WASTE TANKS

Always empty your black and grey water tanks before your trip. Add one litre of RV potable antifreeze to each tank to protect the dump valves from freezing. Insulate the pipes draining into the tanks with foam pipe insulation. Consider adding electric pipe heaters if you plan to camp in below-freezing temperatures for an extended time (an electric hook-up or generator is required for this).

Always keep your black water valve closed and only dump when full. If left open the liquids will drain off leaving only the solids (they become very solid after a short period of time). Don’t empty your tanks until you’re ready to leave. This will help prevent ice from forming.

If you must keep your sewer hose connected at all times, be sure it is placed and supported at a steep angle so all residue runs down. Some seasoned RVers recommend not using the flexible sewer pipes as they can split, although others maintain heat tape can often solve this.

Tip: Wrap the sewer hose in insulation or heat tape to prevent ice from forming inside the pipe.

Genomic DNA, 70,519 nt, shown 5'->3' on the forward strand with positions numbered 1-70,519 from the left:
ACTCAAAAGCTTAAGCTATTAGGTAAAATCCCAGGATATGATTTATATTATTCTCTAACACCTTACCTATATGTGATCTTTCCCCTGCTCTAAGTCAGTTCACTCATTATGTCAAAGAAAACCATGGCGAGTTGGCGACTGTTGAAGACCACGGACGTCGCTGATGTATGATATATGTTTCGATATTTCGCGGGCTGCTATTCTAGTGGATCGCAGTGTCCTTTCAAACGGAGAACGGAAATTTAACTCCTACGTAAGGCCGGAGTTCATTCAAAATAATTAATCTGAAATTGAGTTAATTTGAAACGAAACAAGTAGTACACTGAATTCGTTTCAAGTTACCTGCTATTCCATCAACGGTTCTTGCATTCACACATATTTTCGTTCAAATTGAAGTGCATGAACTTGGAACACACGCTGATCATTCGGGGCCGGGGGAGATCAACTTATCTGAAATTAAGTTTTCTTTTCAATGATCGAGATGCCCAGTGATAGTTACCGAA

WARMTH, INSULATION & CONDENSATION

Feel for any drafts and, where possible, insulate and/or seal the areas. Check window seals and re-caulk where needed. Look to retrofit single pane windows with insulated RV windows or add window insulating film. For drafty walls and floors add foam insulation panels or foam board flooring.

Examine the weather stripping on all exterior doors, slide-outs and access hatches and cover the AC unit. Insulate and re-seal accordingly. Most RVs have roof vents or skylights, which are ideal places for heat to leak out (these usually have exterior covers to prevent rain and snow from getting in). Seal these off by inserting an RV vent cushion or make your own with insulation and a moisture-proof fabric.

Saying this, one consequence of a well-sealed RV is condensation which builds up from internal heat and moisture, therefore keeping at least one vent about 2.5 cm open will allow for some ventilation.

Tip: Change any indoor curtains to a heavier or insulating fabric to block cold air. Add a moisture-resistant rug or carpet to the floor for the winter trip.

Tip: Insulate the gap behind light fixtures and electrical outlets.